Giving Animal Sacrifice a Bad Name

You know that I am all for polytheism, and I say “All honor to Durga,” but isn’t this a bit much?

The Los Angeles Times reports that more than 40,000 people, many of whom were inebriated, took their sacrificial goats to the Tildiha village temple in Bihar state to pray to the goddess Durga on the last day of the Navratri festival.

“People were vying with each other to get their goats sacrificed first, and they had a verbal duel with the butcher,” Banka district spokesman Gupdeshwar Kumar told the paper.

In the ancient Greco-Roman world, people—at least urban people—often ate red meat only in the context of a religious ritual. James Davidson discussed this matter in Courtesans & Fishcakes: The Consuming Passions of Classical Athens.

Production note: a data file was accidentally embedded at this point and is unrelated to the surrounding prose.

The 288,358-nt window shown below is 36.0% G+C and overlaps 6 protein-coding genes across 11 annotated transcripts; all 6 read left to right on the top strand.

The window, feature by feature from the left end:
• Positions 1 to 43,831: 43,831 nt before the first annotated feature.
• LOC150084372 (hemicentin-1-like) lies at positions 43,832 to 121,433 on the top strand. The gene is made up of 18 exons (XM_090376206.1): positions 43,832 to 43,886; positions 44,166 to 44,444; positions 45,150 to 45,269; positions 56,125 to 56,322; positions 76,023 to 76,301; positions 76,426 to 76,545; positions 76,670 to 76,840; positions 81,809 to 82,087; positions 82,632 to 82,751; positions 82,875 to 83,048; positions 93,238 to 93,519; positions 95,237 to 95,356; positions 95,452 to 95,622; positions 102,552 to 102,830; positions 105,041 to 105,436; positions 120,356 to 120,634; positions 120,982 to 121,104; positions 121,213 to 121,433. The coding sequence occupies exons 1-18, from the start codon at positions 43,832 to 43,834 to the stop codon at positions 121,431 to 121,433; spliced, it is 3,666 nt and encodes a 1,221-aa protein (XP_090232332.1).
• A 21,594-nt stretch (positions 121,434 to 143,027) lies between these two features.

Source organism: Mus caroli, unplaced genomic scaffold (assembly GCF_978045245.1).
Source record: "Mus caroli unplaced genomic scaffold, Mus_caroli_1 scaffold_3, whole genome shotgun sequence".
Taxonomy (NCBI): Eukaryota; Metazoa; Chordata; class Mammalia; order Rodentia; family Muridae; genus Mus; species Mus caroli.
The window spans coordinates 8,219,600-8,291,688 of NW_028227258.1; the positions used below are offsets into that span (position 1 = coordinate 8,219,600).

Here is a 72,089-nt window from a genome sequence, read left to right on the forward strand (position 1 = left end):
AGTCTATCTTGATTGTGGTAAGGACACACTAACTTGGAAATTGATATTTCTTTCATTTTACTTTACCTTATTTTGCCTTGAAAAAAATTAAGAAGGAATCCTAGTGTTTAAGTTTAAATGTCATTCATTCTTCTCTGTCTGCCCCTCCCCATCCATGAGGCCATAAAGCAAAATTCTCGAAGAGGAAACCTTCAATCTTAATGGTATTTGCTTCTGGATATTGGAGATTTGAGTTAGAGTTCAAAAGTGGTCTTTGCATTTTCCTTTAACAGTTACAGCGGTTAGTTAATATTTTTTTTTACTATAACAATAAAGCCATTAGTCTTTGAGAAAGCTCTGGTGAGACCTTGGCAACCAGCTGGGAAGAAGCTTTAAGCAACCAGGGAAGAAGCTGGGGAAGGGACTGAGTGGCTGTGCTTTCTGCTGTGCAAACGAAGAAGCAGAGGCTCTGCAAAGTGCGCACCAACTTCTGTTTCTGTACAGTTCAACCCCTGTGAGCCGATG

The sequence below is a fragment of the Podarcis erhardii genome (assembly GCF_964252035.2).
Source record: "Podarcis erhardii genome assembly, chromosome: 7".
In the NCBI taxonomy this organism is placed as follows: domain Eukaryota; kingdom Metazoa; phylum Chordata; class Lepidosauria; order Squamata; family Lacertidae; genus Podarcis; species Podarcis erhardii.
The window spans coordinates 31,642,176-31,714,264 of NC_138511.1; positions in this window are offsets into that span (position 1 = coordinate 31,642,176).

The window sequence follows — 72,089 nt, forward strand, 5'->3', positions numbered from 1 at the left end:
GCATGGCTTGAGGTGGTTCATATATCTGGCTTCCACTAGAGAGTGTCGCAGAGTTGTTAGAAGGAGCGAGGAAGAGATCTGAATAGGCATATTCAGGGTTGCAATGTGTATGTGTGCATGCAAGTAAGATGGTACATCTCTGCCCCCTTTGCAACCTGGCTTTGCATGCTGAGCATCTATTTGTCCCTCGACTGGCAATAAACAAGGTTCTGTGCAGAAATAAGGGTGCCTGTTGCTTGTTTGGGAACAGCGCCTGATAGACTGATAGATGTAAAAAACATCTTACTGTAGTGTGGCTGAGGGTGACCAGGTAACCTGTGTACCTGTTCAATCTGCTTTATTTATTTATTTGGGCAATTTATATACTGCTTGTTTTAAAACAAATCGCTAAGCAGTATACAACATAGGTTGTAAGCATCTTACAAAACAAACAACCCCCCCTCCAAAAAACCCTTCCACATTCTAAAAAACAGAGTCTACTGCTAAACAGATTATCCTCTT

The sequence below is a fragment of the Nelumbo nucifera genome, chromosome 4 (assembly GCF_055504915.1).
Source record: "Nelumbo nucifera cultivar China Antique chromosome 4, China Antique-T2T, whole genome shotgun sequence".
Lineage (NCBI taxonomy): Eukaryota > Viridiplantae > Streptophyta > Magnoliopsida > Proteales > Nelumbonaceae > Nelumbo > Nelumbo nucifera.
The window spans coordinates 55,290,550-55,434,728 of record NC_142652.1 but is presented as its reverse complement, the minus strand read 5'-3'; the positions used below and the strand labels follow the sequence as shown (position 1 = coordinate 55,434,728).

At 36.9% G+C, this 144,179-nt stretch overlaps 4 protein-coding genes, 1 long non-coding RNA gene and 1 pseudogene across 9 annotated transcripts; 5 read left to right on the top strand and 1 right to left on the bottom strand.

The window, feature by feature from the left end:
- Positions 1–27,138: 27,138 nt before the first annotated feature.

What is important is that the omission of fish [from the Iliad] helped to construct an opposition between the meat of pigs, sheep and cattle, all of which had to be sacrificed before it could be eaten, and fish, which was quite free of such structures, an item for private, secular consumption, as and when desired. In an important sense, fish-consumption was simply not taken as seriously as other kinds of carnivorousness.

Wikipedia’s entry on hecatomb (sacrifice of one hundred animals) quotes the Homeric passage about what sounds like one big cookout.

1 thought on “Giving Animal Sacrifice a Bad Name

  1. Looking at this from a slightly different angle, many modern events generate short-term crowds of markedly larger populations on a routine basis. Football games, for instance. Or some religious gatherings.

    It’s remarkable to me that more of these many huge crowds do not lead to more harm, destruction, death, since they so often combine intoxicants, enthusiasms, and restricted spaces. Even so, riots are common.

    I leave it in Durga’s hands to determine the divine assessment of the event.

    Blessings to all those killed or injured or distressed in the course of this melle of sacrifice!

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